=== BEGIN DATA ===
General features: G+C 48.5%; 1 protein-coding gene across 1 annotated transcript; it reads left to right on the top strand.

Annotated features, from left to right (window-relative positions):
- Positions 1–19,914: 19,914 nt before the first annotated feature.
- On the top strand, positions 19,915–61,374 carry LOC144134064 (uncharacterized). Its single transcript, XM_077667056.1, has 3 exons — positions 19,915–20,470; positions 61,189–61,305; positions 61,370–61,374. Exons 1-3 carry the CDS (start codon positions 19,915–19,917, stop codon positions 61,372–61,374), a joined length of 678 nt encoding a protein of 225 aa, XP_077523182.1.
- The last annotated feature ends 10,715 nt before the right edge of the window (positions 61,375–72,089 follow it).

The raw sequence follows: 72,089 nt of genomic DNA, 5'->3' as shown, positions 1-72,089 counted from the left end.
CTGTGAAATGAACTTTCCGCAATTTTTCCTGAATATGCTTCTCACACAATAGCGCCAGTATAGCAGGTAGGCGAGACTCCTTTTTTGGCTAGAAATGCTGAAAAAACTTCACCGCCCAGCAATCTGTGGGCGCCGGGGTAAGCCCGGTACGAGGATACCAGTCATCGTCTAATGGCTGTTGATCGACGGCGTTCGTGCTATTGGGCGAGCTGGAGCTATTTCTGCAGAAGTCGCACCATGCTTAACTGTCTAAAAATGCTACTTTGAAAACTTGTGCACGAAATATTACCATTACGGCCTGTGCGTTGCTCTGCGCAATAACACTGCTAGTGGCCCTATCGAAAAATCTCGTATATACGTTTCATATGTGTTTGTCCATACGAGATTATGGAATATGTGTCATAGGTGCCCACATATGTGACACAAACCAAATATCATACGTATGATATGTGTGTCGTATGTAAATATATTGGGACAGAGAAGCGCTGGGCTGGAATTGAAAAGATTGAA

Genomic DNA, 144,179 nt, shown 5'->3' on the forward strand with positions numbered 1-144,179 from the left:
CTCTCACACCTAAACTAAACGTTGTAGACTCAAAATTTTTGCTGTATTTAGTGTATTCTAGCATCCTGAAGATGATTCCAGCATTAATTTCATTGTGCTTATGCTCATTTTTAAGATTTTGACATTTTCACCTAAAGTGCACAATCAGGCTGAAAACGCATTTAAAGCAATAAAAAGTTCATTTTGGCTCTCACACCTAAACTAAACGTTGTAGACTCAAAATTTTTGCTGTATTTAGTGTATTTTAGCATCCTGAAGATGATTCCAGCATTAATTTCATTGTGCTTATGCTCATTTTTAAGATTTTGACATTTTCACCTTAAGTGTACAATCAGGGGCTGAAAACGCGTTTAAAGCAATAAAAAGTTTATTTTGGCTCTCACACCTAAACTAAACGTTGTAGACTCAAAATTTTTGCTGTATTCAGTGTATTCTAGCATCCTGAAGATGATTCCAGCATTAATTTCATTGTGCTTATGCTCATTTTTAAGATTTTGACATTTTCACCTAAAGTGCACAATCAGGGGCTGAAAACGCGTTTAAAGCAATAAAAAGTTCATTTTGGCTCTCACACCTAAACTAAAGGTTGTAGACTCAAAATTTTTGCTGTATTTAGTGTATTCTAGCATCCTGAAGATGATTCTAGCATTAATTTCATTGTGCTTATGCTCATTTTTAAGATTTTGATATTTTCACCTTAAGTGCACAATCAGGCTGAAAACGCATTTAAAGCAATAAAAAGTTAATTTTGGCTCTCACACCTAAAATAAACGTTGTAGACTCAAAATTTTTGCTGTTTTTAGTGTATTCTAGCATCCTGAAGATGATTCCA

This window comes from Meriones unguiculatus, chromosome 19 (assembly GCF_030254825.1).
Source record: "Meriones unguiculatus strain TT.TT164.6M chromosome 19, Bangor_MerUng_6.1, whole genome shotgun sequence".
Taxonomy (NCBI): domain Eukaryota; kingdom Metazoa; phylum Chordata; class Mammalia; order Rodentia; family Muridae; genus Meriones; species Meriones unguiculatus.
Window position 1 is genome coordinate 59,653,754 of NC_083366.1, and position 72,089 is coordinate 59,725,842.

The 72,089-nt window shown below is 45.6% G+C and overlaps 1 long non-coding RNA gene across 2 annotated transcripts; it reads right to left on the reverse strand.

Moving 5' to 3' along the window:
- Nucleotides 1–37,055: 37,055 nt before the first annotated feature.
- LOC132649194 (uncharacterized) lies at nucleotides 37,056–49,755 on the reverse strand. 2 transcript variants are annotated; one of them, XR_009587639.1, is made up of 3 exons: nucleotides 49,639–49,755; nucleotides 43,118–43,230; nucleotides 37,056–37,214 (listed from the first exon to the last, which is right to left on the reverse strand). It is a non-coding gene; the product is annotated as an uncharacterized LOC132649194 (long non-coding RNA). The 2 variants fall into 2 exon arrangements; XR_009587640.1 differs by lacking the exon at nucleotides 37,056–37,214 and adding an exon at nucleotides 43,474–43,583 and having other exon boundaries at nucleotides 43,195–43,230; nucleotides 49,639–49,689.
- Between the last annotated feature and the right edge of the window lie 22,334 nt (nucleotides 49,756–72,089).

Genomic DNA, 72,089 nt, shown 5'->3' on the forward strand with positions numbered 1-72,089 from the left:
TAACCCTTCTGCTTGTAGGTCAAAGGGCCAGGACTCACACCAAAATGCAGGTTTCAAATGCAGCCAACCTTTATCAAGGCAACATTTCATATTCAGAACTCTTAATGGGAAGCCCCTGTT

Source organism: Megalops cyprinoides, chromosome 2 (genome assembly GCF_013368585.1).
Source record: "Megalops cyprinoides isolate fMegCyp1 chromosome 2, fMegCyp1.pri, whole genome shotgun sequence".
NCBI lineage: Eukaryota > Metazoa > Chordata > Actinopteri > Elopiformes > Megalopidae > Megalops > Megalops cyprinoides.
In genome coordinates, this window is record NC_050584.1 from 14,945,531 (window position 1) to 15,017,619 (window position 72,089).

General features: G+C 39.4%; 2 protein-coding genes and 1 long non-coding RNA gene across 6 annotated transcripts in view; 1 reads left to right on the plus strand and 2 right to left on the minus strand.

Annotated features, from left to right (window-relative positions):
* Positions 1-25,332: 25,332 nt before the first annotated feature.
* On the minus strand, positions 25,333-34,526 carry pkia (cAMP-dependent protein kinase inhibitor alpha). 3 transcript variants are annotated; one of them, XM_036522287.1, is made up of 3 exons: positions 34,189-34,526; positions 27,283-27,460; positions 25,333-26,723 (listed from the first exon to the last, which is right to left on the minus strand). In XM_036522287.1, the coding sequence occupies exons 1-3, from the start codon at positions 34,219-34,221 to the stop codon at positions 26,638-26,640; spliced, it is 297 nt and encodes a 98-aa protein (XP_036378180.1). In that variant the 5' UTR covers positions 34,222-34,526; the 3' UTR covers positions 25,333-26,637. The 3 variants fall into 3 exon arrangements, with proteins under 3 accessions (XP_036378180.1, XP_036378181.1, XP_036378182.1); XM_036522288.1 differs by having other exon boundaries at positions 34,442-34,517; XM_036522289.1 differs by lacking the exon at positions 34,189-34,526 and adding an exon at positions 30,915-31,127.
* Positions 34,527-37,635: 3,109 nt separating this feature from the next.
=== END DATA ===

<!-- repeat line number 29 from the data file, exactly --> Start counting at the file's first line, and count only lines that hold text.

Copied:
* Positions 34,527-37,635: 3,109 nt separating this feature from the next.